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  • RE: Omega2+ Wifi API

    @crispyoz We're open to suggestions on this, what kind of approach would you prefer?

    posted in Omega Talk
  • FAQ: How can I control which network interface is used for network traffic? Like use WiFi in some cases but ethernet in others

    The existing firewall on the OS can be used to enable/disable network traffic from specific interfaces

    Taking a look at /etc/config/firewall, you'll notice it has zones that control traffic flow of the network interfaces defined in /etc/config/firewall

    By default, the wan firewall zone is attached to the wwan network interface.

    Looking at /etc/config/network you'll see that the wwan network interface is apcli0, the Omega's WiFi client interface

    We can change the wan firewall zone configuration to enable or disable traffic through this interface.

    To start, my Omega is connected to WiFi and can ping the internet:

    root@Omega-F195:/# ping www.google.com
    PING www.google.com (172.217.164.196): 56 data bytes
    64 bytes from 172.217.164.196: seq=0 ttl=115 time=18.968 ms
    64 bytes from 172.217.164.196: seq=1 ttl=115 time=22.639 ms
    ...
    

    Then, I'll run these commands to REJECT input and output traffic for the wan zone:

    uci set firewall.@zone[1].output='REJECT'
    uci set firewall.@zone[1].input='REJECT'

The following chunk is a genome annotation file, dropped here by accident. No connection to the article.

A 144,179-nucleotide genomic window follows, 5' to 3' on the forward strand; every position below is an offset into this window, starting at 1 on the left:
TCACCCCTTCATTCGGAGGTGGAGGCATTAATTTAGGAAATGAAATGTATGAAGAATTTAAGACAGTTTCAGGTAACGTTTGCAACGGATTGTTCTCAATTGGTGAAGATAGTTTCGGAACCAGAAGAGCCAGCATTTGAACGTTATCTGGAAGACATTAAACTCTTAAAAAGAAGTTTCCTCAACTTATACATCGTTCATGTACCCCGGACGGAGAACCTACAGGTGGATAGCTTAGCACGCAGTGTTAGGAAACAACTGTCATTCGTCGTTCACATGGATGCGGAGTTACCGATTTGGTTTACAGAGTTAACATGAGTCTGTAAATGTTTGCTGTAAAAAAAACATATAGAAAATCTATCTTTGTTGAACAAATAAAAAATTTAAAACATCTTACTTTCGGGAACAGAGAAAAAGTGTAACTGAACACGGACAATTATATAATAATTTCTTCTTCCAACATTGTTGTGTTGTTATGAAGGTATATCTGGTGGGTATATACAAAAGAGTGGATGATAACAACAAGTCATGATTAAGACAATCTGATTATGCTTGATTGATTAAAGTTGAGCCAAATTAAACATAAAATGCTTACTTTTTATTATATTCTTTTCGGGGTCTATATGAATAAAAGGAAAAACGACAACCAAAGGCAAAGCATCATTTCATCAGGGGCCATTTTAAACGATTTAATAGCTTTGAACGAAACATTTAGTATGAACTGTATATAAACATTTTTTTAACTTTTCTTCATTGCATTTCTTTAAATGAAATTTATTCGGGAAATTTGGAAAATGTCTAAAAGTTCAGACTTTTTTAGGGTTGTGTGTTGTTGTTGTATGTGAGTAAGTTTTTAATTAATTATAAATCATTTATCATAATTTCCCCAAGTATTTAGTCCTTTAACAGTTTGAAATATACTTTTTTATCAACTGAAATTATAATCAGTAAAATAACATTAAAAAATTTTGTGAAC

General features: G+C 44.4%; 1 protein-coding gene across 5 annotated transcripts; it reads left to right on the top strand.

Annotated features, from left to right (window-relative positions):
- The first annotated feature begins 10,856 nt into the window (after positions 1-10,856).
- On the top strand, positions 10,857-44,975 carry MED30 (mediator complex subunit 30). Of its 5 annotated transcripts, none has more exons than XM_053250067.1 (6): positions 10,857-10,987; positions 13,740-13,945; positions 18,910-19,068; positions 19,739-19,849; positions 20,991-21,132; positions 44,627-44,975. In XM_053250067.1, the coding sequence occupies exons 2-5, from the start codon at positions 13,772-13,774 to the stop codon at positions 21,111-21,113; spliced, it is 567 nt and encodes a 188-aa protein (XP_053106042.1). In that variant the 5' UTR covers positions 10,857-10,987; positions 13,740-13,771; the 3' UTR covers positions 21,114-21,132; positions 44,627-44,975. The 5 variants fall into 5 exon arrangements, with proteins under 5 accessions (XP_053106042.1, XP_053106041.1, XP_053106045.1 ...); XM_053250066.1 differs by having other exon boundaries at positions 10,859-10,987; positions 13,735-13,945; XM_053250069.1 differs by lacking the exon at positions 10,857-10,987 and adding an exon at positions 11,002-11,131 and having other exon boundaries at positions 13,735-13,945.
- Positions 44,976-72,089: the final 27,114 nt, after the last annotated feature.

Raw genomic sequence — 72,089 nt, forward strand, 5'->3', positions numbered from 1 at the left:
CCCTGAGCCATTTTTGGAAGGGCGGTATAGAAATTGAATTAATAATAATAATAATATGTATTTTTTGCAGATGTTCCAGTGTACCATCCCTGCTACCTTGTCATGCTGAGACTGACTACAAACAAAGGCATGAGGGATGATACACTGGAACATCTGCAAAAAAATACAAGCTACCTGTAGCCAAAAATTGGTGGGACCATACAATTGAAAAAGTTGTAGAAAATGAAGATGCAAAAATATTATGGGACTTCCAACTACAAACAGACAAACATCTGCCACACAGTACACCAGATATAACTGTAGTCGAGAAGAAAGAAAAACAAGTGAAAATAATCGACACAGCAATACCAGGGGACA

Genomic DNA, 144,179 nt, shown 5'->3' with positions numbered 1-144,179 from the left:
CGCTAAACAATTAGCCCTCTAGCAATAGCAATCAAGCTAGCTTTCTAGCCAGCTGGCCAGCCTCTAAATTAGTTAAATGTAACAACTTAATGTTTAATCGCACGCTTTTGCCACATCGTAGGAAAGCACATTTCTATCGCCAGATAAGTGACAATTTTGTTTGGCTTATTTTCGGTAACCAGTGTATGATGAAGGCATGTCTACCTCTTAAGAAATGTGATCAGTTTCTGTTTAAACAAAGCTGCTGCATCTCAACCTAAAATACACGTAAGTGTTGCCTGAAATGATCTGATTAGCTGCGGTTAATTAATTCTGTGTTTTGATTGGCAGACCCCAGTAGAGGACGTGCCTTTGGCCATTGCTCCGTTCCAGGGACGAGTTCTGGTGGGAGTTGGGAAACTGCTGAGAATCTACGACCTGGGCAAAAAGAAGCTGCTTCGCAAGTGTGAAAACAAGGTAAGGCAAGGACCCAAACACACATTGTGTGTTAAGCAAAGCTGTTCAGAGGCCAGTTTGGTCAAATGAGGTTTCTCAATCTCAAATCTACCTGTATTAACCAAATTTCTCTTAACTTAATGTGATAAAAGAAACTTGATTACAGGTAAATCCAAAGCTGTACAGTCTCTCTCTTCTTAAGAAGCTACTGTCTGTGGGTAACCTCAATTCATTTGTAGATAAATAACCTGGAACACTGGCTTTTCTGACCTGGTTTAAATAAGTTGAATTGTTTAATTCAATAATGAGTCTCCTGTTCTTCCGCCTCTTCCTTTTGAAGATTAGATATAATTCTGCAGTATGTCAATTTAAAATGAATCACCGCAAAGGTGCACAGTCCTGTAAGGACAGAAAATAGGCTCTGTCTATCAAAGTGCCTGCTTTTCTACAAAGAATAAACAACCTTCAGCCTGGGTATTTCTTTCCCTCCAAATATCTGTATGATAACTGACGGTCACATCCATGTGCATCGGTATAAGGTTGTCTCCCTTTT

uci commit firewall
    

    Note: these changes can also be made by modifying the /etc/config/firewall file directly

    And restart the firewall:

    /etc/init.d/firewall restart
    

    I can no longer access the internet. The WiFi client interface is still associated with the network, but no traffic can go through:

    root@Omega-F195:/# ping www.google.com
    PING www.google.com (172.217.164.196): 56 data bytes
    ping: sendto: Operation not permitted
    root@Omega-F195:/# ping www.google.com
    PING www.google.com (172.217.164.196): 56 data bytes
    ping: sendto: Operation not permitted
    

    A few notes:

    1. The default firewall configuration only has zones for the WiFi AP and WiFi Client network interfaces. You'll need to add more zones to the firewall to control the ethernet network interface, or other network interfaces like cellular modems.
    2. The firewall also supports creating Rules. For a deeper dive into the firewall and rules, take a look at the openwrt firewall documentation: https://openwrt.org/docs/guide-user/firewall/firewall_configuration
    posted in Technical FAQs
  • RE: Looking for input managing network connection interfaces

    @IOTrav @crispyoz Spent a little time experimenting and found the existing firewall on the OS can be used to enable/disable network traffic from specific interfaces

    Taking a look at /etc/config/firewall, you'll notice it has zones that control traffic flow of the network interfaces defined in /etc/config/firewall

    By default, the wan firewall zone is attached to the wwan network interface.

    Looking at /etc/config/network you'll see that the wwan network interface is apcli0, the Omega's WiFi client interface

    We can change the wan firewall zone configuration to enable or disable traffic through this interface.

    To start, my Omega is connected to WiFi and can ping the internet:

    root@Omega-F195:/# ping www.google.com
    PING www.google.com (172.217.164.196): 56 data bytes
    64 bytes from 172.217.164.196: seq=0 ttl=115 time=18.968 ms
    64 bytes from 172.217.164.196: seq=1 ttl=115 time=22.639 ms
    ...
    

    Then, I'll run these commands to REJECT input and output traffic for the wan zone:

    uci set firewall.@zone[1].output='REJECT'
    uci set firewall.@zone[1].input='REJECT'
    uci commit firewall
    

    Note: these changes can also be made by modifying the /etc/config/firewall file directly

    And restart the firewall: